With most businesses recalibrating for these tightening times, spare a thought for not-for-profits. They’re typically supported by philanthropy from foundations and individual supporters. However, current economic woes mean these sources now have less money to donate.
In an effort to secure required development funds and a way forward, open source media software platform Miro today announced its revised business model: encouraging users to adopt a line of the software’s code. To quote the email announcement by Miro CEO Nicholas Reville:
Miro is facing a very serious budget challenge this year but we want to use this moment to permanently turn our funding model on its head.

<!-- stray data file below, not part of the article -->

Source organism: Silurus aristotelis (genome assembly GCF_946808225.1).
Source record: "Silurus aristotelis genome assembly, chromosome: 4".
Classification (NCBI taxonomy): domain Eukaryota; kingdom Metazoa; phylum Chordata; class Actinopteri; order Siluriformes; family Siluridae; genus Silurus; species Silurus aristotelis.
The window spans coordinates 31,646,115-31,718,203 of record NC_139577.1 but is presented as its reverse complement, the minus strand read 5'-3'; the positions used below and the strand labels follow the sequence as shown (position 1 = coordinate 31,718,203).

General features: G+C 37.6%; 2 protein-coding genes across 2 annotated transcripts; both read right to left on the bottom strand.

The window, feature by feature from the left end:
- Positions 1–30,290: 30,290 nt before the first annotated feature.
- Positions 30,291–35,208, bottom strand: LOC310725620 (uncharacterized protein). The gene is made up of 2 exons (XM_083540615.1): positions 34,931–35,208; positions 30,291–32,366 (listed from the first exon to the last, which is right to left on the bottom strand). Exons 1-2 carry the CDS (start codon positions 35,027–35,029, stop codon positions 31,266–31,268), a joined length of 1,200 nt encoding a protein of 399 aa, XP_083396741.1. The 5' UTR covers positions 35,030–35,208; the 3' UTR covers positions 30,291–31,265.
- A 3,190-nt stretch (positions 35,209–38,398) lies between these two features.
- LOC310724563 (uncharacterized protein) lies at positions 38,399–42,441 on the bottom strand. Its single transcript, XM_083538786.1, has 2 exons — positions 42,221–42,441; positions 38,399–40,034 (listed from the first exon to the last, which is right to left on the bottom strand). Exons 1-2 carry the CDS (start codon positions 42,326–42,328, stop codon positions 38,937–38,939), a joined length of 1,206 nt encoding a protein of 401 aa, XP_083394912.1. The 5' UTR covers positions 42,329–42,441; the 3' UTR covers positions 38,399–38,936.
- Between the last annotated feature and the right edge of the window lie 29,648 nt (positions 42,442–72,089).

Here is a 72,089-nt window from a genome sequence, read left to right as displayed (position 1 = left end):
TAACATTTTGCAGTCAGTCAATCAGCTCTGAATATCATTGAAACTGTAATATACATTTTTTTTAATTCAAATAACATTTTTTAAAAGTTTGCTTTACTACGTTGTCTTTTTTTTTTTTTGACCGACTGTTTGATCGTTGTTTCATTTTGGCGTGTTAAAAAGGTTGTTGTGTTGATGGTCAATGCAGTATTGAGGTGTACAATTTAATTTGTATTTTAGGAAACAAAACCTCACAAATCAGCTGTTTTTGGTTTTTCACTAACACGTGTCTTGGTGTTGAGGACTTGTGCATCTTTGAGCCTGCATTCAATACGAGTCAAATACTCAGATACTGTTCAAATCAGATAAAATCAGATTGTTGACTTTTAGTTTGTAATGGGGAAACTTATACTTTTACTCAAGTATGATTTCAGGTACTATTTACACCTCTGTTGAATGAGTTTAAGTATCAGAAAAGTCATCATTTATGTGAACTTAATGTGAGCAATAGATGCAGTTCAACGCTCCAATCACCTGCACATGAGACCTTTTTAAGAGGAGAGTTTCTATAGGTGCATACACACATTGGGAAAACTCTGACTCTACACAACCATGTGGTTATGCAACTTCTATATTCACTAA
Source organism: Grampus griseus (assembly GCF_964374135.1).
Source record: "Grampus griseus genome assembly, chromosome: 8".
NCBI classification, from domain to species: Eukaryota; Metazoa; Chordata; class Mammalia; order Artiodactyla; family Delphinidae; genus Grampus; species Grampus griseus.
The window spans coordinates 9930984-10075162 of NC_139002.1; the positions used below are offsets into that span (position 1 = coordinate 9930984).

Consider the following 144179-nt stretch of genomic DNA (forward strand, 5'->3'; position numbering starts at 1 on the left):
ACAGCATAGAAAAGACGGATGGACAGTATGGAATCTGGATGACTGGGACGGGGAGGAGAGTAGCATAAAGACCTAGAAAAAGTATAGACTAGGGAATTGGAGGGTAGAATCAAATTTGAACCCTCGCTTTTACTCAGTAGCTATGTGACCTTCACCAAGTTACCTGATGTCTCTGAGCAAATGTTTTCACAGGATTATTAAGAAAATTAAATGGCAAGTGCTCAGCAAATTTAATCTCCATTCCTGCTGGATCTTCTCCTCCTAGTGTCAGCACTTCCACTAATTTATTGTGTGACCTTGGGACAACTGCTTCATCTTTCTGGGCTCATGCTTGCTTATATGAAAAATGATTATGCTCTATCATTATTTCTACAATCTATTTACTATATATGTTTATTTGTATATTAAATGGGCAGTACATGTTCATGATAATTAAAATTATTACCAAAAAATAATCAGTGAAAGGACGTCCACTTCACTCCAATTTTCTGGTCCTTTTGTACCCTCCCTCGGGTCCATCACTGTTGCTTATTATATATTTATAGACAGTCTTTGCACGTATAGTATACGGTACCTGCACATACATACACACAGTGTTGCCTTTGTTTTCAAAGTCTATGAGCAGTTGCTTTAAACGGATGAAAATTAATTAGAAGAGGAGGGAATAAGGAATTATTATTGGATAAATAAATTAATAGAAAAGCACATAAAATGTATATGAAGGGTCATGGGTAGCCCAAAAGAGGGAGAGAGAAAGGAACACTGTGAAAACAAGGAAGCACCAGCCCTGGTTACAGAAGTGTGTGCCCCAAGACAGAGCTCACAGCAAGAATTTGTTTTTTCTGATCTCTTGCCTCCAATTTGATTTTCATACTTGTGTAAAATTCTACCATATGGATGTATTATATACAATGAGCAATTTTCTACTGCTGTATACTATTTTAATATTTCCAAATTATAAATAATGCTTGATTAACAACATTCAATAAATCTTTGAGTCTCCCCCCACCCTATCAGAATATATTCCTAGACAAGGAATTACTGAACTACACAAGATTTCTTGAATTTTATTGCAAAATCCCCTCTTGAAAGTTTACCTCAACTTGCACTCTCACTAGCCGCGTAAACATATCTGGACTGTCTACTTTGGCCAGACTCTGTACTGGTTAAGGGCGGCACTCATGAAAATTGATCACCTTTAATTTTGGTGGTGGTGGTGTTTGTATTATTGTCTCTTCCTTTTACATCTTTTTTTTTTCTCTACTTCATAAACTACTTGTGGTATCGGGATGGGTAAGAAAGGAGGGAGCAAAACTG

I want to ask you to support a little piece of Miro by adopting a line of our open-source code. This has never been done before! The ‘source code’ is what makes Miro run, there are about 46,258 lines of it; if you can take on just one line of this code, together we can continue growing Miro and building a better, more open media world.
Unfortunately, you don’t receive photos or hand-written letters from your line of code. But you can follow its progress as it grows. Miro has created a Miro Adoption Centre, where you can adopt a line of code for US$4 per month. This gives you an official adoption page, a cute image of your line of code, badges for your blog or website and your name listed in the ‘about’ box in every copy of Miro (more than five million a year and growing).
Time will tell whether this initiative will bear fruit, but it’s an interesting strategic tack. In a world where so many people expect software to be free, how do you make it viable? Sometimes, it rests on a plea to the better angels of our nature (provided they can be heard over the din of banal tweets). The rest is up to the market.
Good luck, Miro.